To find the mechanism behind the strong ties created by catch bonds, Sivasankar’s research team began with molecular dynamics and steered molecular dynamics computer simulations based on data from previous experiments. They found that two rod-shaped cadherins bound together in an X-shape (called an X-dimer) form catch bonds when pulled and in the presence of calcium ions.
The calcium ions keep the cadherins rigid and ordered while the pulling brings parts of the proteins closer together. All of that allows a series of hydrogen bonds to form. These long-lived, force-induced hydrogen bonds lock the X-dimers into tighter contact. Sivasankar said the researchers followed up the simulations with single-molecule experiments using atomic force microscopy.
The experiments confirmed that cadherin X-dimers, when pulled and exposed to high calcium ion concentrations, formed catch bonds. Take away the force or the calcium ions, and catch bond formation was eliminated.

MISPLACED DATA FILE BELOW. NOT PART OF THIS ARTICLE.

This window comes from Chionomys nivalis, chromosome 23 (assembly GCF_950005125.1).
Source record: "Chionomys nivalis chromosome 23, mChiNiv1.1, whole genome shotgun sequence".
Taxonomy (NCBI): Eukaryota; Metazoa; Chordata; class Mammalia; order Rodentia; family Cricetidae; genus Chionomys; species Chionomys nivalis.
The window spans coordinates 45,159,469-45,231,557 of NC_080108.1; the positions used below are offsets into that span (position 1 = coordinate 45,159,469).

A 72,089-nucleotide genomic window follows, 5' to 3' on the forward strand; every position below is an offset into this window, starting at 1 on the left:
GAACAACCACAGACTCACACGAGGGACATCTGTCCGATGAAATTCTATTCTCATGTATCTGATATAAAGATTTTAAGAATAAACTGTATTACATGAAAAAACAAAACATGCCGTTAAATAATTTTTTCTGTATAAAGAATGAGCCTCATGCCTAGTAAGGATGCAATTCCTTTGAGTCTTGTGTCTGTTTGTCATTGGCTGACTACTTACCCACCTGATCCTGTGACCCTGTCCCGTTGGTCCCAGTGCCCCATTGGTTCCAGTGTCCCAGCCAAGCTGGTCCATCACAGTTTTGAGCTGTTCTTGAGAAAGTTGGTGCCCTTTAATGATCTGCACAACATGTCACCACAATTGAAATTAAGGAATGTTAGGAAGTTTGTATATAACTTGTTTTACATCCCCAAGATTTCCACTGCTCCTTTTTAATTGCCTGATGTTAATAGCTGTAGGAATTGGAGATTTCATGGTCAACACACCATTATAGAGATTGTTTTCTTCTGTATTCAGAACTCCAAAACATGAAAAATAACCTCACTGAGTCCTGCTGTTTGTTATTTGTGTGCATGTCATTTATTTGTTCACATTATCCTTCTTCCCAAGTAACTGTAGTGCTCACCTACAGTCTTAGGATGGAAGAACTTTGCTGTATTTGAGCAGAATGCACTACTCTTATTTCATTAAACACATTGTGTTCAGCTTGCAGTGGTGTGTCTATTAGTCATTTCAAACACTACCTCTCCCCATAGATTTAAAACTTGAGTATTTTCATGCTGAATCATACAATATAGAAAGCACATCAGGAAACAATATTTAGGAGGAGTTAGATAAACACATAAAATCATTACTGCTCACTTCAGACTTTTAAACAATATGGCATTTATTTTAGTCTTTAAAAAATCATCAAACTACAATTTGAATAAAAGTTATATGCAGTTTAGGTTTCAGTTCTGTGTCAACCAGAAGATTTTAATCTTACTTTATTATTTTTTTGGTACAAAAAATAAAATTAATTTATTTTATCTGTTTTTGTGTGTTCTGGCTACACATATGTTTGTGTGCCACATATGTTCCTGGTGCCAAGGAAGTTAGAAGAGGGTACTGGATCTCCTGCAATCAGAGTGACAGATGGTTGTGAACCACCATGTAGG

All of this, Sivasankar said, helps explain the biophysics of cell-to-cell adhesion. And that’s important to all of us. “Robust cadherin adhesion,” the researchers wrote in their paper, “is essential for maintaining the integrity of tissue such as the skin, blood vessels, cartilage and muscle that are exposed to continuous mechanical assault.”
Sanjeevi Sivasankar | Eurek Alert!
Rochester scientists discover gene controlling genetic recombination rates
23.04.2018 | University of Rochester
One step closer to reality
20.04.2018 | Max-Planck-Institut für Entwicklungsbiologie
Physicists at the Laboratory for Attosecond Physics, which is jointly run by Ludwig-Maximilians-Universität and the Max Planck Institute of Quantum Optics, have developed a high-power laser system that generates ultrashort pulses of light covering a large share of the mid-infrared spectrum. The researchers envisage a wide range of applications for the technology – in the early diagnosis of cancer, for instance.
Molecules are the building blocks of life. Like all other organisms, we are made of them. They control our biorhythm, and they can also reflect our state of...